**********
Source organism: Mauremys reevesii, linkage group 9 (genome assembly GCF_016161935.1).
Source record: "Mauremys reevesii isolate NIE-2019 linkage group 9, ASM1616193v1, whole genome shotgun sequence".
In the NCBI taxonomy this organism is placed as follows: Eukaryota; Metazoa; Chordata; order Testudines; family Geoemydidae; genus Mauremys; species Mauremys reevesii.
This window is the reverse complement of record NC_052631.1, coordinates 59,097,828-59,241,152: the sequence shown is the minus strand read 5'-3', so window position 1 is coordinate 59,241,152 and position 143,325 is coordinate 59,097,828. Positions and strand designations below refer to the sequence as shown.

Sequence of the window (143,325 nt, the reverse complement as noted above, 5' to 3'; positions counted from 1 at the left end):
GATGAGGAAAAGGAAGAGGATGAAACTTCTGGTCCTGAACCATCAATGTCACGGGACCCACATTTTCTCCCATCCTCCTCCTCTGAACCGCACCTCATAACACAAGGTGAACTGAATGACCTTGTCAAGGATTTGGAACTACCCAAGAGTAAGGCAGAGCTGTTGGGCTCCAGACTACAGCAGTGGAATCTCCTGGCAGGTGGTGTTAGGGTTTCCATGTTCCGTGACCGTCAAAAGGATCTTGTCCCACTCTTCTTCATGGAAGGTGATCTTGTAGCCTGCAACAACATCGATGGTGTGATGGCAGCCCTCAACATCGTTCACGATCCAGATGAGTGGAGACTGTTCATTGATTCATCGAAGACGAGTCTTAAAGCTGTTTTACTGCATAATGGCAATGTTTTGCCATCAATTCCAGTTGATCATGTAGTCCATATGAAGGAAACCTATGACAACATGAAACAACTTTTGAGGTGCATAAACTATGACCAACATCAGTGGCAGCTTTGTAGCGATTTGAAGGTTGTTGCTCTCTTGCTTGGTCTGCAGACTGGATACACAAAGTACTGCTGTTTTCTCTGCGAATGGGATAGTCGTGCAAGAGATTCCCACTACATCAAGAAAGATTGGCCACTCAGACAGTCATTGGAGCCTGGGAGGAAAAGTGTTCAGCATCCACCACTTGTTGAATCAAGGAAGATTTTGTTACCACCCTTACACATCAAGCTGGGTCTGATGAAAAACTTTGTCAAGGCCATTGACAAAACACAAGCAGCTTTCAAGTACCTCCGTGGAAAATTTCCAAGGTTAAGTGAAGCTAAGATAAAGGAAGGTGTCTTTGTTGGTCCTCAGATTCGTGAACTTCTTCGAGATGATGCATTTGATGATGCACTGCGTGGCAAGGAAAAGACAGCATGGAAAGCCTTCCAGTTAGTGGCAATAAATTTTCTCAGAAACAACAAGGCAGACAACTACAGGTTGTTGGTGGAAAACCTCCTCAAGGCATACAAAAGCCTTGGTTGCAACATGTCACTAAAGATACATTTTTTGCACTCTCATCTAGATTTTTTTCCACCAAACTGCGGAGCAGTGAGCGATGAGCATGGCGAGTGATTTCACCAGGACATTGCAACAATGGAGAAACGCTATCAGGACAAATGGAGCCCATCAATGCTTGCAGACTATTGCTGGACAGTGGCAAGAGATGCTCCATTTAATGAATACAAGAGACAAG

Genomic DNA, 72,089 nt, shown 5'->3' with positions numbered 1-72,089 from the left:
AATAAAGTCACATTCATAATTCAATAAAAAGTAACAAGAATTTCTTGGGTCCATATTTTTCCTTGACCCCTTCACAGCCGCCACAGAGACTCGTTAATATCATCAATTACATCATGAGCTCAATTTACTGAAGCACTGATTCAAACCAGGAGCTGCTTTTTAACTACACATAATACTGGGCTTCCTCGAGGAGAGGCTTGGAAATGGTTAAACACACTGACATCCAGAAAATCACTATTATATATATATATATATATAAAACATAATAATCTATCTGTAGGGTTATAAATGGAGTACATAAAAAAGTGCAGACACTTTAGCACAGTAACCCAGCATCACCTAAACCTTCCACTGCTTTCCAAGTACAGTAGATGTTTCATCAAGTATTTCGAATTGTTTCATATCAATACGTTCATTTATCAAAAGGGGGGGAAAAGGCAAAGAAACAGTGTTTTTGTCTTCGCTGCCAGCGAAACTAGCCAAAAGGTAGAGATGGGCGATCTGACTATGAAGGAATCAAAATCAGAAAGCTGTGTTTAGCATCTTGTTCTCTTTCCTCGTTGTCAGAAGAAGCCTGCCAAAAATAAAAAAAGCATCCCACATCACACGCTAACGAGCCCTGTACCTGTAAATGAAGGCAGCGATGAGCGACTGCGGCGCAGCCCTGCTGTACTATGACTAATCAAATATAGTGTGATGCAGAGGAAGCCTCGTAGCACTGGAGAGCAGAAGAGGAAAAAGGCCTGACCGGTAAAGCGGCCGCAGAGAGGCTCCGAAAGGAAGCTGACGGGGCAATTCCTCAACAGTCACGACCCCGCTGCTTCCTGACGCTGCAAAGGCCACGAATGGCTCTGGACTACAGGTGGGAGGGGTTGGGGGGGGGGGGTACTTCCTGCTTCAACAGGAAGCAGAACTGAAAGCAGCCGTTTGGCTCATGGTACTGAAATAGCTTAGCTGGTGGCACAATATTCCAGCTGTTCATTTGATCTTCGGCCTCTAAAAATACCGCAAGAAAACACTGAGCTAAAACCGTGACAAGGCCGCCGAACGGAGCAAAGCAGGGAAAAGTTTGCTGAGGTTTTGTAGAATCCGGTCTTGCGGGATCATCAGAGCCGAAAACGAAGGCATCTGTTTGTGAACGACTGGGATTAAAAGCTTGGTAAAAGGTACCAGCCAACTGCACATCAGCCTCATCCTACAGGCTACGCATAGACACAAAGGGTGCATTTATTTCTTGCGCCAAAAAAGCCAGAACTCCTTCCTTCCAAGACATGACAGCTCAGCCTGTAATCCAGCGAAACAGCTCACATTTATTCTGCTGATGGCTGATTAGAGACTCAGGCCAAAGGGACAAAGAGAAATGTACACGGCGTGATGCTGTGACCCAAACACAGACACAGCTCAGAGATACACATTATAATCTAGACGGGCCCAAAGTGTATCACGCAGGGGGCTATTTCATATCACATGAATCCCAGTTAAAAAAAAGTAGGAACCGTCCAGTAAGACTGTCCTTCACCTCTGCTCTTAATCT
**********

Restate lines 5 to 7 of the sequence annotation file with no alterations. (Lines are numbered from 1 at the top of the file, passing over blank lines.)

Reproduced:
Sequence of the window (143,325 nt, the reverse complement as noted above, 5' to 3'; positions counted from 1 at the left end):
GATGAGGAAAAGGAAGAGGATGAAACTTCTGGTCCTGAACCATCAATGTCACGGGACCCACATTTTCTCCCATCCTCCTCCTCTGAACCGCACCTCATAACACAAGGTGAACTGAATGACCTTGTCAAGGATTTGGAACTACCCAAGAGTAAGGCAGAGCTGTTGGGCTCCAGACTACAGCAGTGGAATCTCCTGGCAGGTGGTGTTAGGGTTTCCATGTTCCGTGACCGTCAAAAGGATCTTGTCCCACTCTTCTTCATGGAAGGTGATCTTGTAGCCTGCAACAACATCGATGGTGTGATGGCAGCCCTCAACATCGTTCACGATCCAGATGAGTGGAGACTGTTCATTGATTCATCGAAGACGAGTCTTAAAGCTGTTTTACTGCATAATGGCAATGTTTTGCCATCAATTCCAGTTGATCATGTAGTCCATATGAAGGAAACCTATGACAACATGAAACAACTTTTGAGGTGCATAAACTATGACCAACATCAGTGGCAGCTTTGTAGCGATTTGAAGGTTGTTGCTCTCTTGCTTGGTCTGCAGACTGGATACACAAAGTACTGCTGTTTTCTCTGCGAATGGGATAGTCGTGCAAGAGATTCCCACTACATCAAGAAAGATTGGCCACTCAGACAGTCATTGGAGCCTGGGAGGAAAAGTGTTCAGCATCCACCACTTGTTGAATCAAGGAAGATTTTGTTACCACCCTTACACATCAAGCTGGGTCTGATGAAAAACTTTGTCAAGGCCATTGACAAAACACAAGCAGCTTTCAAGTACCTCCGTGGAAAATTTCCAAGGTTAAGTGAAGCTAAGATAAAGGAAGGTGTCTTTGTTGGTCCTCAGATTCGTGAACTTCTTCGAGATGATGCATTTGATGATGCACTGCGTGGCAAGGAAAAGACAGCATGGAAAGCCTTCCAGTTAGTGGCAATAAATTTTCTCAGAAACAACAAGGCAGACAACTACAGGTTGTTGGTGGAAAACCTCCTCAAGGCATACAAAAGCCTTGGTTGCAACATGTCACTAAAGATACATTTTTTGCACTCTCATCTAGATTTTTTTCCACCAAACTGCGGAGCAGTGAGCGATGAGCATGGCGAGTGATTTCACCAGGACATTGCAACAATGGAGAAACGCTATCAGGACAAATGGAGCCCATCAATGCTTGCAGACTATTGCTGGACAGTGGCAAGAGATGCTCCATTTAATGAATACAAGAGACAAG

Genomic DNA, 72,089 nt, shown 5'->3' with positions numbered 1-72,089 from the left: